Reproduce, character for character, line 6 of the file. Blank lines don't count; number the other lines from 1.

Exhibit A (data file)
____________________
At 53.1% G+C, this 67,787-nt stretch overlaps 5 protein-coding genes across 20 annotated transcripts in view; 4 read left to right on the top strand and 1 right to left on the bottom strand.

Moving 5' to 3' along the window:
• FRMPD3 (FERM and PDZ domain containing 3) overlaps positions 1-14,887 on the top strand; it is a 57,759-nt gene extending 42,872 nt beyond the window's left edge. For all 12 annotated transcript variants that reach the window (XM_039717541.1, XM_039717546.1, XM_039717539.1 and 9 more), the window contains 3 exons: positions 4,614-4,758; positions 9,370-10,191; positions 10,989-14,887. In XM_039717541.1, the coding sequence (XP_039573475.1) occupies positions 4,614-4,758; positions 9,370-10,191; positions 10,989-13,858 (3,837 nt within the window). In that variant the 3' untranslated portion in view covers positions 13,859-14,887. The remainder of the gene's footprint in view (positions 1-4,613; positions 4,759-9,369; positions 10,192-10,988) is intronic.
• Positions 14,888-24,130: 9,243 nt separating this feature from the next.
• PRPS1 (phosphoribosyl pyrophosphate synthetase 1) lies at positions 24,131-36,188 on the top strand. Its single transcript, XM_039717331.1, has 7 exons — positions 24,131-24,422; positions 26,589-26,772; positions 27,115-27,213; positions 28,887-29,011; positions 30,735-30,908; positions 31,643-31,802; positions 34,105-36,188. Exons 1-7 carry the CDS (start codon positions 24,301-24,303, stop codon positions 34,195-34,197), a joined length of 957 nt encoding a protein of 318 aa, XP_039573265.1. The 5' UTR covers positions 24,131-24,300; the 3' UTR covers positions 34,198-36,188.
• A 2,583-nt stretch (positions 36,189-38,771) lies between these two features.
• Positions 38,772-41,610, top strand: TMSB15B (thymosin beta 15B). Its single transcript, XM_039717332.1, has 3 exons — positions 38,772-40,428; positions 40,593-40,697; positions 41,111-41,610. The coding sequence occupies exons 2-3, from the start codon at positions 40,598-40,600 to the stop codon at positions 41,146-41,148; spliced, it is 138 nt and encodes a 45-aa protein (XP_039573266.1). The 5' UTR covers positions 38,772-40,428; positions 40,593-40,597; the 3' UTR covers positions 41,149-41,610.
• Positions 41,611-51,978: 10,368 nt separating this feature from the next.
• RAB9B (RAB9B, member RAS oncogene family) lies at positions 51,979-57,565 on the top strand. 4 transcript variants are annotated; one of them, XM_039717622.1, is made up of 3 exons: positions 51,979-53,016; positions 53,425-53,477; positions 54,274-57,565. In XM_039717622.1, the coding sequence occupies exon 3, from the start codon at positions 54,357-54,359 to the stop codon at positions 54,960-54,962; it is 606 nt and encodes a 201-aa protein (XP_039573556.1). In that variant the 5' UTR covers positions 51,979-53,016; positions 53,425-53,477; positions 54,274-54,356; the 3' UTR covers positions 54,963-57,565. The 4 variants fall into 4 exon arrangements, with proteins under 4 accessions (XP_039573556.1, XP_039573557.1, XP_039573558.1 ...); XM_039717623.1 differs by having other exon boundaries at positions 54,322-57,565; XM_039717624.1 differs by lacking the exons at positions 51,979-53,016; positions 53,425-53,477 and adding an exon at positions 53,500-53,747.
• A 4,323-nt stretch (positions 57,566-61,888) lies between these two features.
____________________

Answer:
• A 2,583-nt stretch (positions 36,189-38,771) lies between these two features.